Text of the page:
Nobel Prize Controversies

Nobel Prize Controversies

After his death in 1896, the will of Swedish industrialist Alfred Nobel established the Nobel Prizes. This specified that annual prizes are to be awarded for service to humanity in the fields of physics, chemistry, physiology or medicine, literature, and peace. Similarly, the Bank of Sweden Prize in Economic Sciences in Memory of Alfred Nobel is awarded along with the Nobel Prizes. Since the first award in 1901, the prizes have occasionally engendered criticism and controversy.

Nobel sought to reward "those who, during the preceding year, shall have conferred the greatest benefit on mankind". One prize, he stated, should be given "to the person who shall have made the most important 'discovery' or 'invention' within the field of physics". Awards committees have historically rewarded discoveries over inventions: 77% of Nobel Prizes in physics have been given to discoveries, compared with only 23% to inventions. In addition, the scientific prizes typically reward contributions over an entire career rather than a single year.

No Nobel Prize was established for mathematics and many other scientific and cultural fields. An early theory that jealousy led Nobel to omit a prize to mathematician Gösta Mittag-Leffler was refuted because of timing inaccuracies. Another possibility is that Nobel did not consider mathematics as a "practical" discipline. Both the Fields Medal and the Abel Prize have been described as the "Nobel Prize of mathematics".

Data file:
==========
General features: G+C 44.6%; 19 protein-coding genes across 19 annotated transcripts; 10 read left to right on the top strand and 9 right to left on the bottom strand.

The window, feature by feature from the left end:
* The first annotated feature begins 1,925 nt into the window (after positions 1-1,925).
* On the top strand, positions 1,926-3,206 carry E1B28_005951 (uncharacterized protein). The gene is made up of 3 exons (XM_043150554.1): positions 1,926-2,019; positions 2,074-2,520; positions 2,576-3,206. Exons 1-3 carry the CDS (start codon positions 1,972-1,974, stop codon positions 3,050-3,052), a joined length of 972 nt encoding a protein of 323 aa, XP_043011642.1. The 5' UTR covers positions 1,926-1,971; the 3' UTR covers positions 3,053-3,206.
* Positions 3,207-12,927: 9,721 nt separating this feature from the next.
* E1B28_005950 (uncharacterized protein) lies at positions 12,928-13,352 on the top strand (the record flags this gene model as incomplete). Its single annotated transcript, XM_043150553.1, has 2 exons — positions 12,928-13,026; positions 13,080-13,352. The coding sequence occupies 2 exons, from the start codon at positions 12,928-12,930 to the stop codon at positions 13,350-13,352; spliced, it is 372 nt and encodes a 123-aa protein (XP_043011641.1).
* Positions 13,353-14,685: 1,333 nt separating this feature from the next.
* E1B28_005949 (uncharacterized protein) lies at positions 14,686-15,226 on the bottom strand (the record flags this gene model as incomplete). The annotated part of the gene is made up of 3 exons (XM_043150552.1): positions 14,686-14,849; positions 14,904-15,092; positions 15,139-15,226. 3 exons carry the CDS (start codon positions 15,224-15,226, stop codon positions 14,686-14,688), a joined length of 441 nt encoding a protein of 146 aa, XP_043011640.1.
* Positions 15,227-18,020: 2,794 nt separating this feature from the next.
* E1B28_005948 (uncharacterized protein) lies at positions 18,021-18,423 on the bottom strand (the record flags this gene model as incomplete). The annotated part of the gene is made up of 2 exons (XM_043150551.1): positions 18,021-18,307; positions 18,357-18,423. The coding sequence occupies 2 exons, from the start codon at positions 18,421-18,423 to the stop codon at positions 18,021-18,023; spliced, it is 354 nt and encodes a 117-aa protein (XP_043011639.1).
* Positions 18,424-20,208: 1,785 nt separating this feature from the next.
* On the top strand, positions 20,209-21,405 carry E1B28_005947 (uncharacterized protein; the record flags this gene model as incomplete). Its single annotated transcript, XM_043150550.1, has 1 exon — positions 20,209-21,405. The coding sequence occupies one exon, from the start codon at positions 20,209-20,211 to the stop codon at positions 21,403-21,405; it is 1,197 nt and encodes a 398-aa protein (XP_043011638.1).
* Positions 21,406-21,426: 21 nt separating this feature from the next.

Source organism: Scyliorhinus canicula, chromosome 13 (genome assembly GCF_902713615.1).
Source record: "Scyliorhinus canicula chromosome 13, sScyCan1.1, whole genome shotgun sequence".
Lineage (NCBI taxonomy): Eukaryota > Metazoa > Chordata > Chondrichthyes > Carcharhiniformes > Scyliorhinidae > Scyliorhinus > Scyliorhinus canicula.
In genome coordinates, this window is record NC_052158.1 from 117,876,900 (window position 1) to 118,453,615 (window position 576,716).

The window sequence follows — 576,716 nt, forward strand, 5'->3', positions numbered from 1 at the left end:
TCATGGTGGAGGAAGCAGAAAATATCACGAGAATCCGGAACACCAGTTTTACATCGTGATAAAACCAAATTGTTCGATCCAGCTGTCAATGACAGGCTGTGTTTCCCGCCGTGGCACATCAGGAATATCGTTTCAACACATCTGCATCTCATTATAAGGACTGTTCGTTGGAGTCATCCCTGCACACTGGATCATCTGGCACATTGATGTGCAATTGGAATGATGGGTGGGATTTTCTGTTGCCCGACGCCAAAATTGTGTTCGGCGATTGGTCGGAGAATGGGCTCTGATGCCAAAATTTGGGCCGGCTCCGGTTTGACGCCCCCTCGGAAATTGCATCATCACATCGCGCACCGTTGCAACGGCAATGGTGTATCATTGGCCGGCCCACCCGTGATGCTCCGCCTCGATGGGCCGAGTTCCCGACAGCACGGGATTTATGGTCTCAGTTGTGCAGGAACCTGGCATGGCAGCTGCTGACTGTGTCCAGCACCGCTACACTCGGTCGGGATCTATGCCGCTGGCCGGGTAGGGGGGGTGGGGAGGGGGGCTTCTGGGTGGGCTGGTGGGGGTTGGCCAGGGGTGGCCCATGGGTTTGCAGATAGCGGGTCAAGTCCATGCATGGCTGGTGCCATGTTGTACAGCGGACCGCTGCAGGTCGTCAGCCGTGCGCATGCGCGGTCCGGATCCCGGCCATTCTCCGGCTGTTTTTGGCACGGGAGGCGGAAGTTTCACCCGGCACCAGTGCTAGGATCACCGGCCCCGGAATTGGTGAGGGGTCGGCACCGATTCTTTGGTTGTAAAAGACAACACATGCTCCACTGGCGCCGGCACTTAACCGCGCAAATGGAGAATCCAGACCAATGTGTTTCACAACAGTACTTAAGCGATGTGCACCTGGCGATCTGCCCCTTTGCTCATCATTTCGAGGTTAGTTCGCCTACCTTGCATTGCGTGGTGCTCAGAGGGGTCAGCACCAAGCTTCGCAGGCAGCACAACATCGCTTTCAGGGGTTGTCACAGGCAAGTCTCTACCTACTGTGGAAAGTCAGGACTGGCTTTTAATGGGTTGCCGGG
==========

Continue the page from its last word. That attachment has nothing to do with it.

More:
The most notorious controversies have been over prizes for Literature, Peace and Economics. Beyond disputes over which contributor's work was more worthy, critics most often discerned political bias and Eurocentrism in the result. The interpretation of Nobel's original words concerning the Literature prize have been repeatedly revised.

Read more about Nobel Prize Controversies:  Chemistry, Economics, Literature, Peace, Physics, Physiology or Medicine, Nobel Rumors

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Famous quotes containing the words nobel prize, nobel and/or prize:

    Parents can fail to cheer your successes as wildly as you expected, pointing out that you are sharing your Nobel Prize with a couple of other people, or that your Oscar was for supporting actress, not really for a starring role. More subtly, they can cheer your successes too wildly, forcing you into the awkward realization that your achievement of merely graduating or getting the promotion did not warrant the fireworks and brass band.
    Frank Pittman (20th century)

    Parents can fail to cheer your successes as wildly as you expected, pointing out that you are sharing your Nobel Prize with a couple of other people, or that your Oscar was for supporting actress, not really for a starring role. More subtly, they can cheer your successes too wildly, forcing you into the awkward realization that your achievement of merely graduating or getting the promotion did not warrant the fireworks and brass band.
    Frank Pittman (20th century)

    I prize the purity of his character as highly as I do that of hers. As a moral being, whatever it is morally wrong for her to do, it is morally wrong for him to do. The fallacious doctrine of male and female virtues has well nigh ruined all that is morally great and lovely in his character: he has been quite as deep a sufferer by it as woman, though mostly in different respects and by other processes.
    Angelina Grimké (1805–1879)